Epidemiological and clinic evidence state that chronic non-communicable diseases (NCDs) are emerging from four lifestyle risk factors: unhealthy diet, physical inactivity, tobacco and alcohol use (3). For a long time, physical activity has shown to be effective in preventing various diseases and disabilities. Inactive person is a big volunteer to develop some kind of non-communicable disease – cardiovascular diseases, cancer, chronic respiratory diseases, diabetes and many more. Regarding inactivity prevalence, it is responsible for almost as many deaths as smoking cause to happen, with 5.3 million deaths worldwide, moreover it increases the risk of obesity, certain types of cancer and diabetes (1). Research show that 16 million people die before the age of 70 of non-communicable diseases, which only confirm the fact that a lot of people are not active enough (2). However, there are other lifestyle factors responsible for NCDs, such as, alcohol and tobacco use, unhealthy diet, living conditions, which are all lifestyle choices that significantly effect health.
Physical activity is one of the best ways to prevent, and in some cases to treat, NCD’s and other kind of diseases such as, cardiovascular diseases, metabolic syndrome, stress, hypertension, osteoporosis, depression, osteoarthritis and many more. It even can replace medications used for treatment of some kind of diseases, for example, exercises has been shown to treat depression just as well as anti-depression medication without side effects that medication might bring (4). Sadly, exercise is rarely prescribed to treat this kind of problem, in fact a lot of health problems that can be treated naturally are treated by prescribed drugs. However some people are afraid to do some sort of physical activity because they might get hurt. But there is a lot of physical activity forms that is recognized as safe, for example, brisk walking, moderate aerobic workouts, etc... Another factor which influence the level of physical activity is environment. Build environment and infrastructure showed its possible effects on people’s health choices (5). However, many people are seeking for the easiest way to treat diseases. It’s always easier to take a pill than to change lifestyle choices.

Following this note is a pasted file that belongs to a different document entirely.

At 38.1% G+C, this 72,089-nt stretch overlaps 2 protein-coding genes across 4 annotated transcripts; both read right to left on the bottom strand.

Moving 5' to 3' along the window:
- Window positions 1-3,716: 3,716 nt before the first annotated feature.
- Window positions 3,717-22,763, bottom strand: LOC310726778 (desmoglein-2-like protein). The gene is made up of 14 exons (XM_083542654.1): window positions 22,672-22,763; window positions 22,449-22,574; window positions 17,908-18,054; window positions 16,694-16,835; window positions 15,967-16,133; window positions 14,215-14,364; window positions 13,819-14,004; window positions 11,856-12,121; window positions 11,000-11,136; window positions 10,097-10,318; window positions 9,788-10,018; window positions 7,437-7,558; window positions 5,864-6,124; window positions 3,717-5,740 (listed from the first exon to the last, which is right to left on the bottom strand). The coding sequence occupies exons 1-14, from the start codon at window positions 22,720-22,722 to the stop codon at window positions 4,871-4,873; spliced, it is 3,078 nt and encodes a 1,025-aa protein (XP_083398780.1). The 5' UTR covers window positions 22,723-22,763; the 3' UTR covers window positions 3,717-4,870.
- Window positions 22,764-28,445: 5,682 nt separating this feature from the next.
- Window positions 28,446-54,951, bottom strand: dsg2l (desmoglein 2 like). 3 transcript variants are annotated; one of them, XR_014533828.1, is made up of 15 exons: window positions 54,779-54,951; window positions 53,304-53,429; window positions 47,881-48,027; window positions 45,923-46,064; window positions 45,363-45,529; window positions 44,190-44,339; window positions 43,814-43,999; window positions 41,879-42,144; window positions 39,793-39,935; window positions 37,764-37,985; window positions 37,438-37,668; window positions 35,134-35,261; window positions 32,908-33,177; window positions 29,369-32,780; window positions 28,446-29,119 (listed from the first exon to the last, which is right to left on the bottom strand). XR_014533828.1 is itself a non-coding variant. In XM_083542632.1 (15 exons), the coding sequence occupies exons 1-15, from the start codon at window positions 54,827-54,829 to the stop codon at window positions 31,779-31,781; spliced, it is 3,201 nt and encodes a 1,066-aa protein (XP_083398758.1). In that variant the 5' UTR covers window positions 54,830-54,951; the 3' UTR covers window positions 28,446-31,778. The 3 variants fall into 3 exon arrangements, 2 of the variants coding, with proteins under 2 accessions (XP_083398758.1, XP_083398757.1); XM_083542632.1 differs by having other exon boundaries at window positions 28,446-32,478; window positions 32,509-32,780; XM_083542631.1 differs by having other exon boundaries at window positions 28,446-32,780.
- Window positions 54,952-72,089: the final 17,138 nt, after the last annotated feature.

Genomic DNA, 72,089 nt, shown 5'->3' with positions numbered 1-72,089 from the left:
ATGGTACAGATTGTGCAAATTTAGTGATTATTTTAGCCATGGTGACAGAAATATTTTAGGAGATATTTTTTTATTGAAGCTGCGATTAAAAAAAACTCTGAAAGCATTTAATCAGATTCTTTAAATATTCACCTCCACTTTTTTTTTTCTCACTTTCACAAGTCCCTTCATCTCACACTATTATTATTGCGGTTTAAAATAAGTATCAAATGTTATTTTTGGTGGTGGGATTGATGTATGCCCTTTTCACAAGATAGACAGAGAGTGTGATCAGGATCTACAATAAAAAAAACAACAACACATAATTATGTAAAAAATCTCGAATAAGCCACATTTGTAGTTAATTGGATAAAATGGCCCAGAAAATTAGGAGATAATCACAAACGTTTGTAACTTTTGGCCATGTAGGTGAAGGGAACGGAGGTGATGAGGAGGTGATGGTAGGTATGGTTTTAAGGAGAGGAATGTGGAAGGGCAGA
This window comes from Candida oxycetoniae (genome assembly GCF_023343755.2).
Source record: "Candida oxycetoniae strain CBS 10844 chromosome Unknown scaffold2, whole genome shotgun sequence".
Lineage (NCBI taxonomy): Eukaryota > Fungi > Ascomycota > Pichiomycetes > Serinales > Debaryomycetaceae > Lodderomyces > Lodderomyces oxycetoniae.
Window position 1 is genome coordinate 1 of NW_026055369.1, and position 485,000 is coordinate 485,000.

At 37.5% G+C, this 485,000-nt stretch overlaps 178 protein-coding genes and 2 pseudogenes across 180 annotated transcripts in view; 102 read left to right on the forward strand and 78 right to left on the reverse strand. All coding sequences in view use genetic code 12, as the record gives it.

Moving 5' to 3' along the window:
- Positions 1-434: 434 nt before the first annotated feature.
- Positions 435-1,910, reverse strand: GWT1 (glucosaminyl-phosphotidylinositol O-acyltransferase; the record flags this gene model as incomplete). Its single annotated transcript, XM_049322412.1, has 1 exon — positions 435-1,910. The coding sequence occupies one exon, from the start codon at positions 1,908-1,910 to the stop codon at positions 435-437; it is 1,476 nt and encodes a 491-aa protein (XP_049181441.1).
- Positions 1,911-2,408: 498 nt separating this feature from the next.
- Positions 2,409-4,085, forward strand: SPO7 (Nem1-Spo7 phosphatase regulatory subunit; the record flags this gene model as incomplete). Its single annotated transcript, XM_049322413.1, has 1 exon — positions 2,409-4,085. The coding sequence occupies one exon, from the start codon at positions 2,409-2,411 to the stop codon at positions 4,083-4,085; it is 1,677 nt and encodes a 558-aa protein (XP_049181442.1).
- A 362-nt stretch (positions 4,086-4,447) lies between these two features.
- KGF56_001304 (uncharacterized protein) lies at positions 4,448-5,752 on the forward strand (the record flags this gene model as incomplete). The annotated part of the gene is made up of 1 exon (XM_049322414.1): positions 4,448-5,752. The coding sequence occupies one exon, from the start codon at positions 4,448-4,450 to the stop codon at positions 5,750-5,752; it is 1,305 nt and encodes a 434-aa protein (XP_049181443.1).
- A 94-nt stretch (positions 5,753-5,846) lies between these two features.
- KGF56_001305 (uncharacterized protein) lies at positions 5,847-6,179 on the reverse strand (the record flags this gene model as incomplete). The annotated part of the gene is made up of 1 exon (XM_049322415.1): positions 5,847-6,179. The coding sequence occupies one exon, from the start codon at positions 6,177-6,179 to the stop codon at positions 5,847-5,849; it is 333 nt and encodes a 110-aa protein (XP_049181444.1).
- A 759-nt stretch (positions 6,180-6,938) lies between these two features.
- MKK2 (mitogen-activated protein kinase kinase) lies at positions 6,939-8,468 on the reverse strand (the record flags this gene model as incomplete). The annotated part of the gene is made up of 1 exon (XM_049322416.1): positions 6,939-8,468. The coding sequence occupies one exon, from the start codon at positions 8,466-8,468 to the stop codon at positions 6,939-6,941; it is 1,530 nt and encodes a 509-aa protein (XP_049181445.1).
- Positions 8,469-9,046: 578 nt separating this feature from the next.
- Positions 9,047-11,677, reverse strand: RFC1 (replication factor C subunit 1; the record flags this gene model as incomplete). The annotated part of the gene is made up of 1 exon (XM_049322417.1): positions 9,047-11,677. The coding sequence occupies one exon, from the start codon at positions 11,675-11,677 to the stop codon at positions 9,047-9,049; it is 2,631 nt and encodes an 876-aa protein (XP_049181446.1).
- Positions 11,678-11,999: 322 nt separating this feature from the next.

1. Alberto J Alves, João L Viana, Suiane L Cavalcante, Nórton L Oliveira, José A Duarte, Jorge Mota, José Oliveira, Fernando Ribeiro (2016). Physical activity in primary and secondary prevention of cardiovascular disease: Overview updated. World Journal of Cadriology.
2. World Health Organization (2015). Noncommunicable diseases.
3. Rosaria Varì, Beatrice Scazzocchio, Antonio D’Amore, Claudio Giovannini, Sandra Gessani, Roberta Masella (2016). Gender-related differences in lifestyle may affect health status. Monographic section.
4. James A. Blumenthal, Michael A. Babyak, P. Murali Doraiswamy, Lana Watkins, Benson M. Hoffman, Krista A. Barbour, Steve Herman, W. Edward Craighead, Alisha L. Brosse, Robert Waugh, Alan Hinderliter, Andrew Sherwood (2007). Exercise and Pharmacotherapy in the Treatment of Major Depressive Disorder. HHS Public Access.
5. Adam Drewnowski, Anju Aggarwal, Wesley Tang, Philip M. Hurvitz, Jason Scully, Orion Stewart, Anne Vernez Moudon (2016). Obesity, diet quality, physical activity, and the built environment: the need for behavioral pathways. BioMed Central.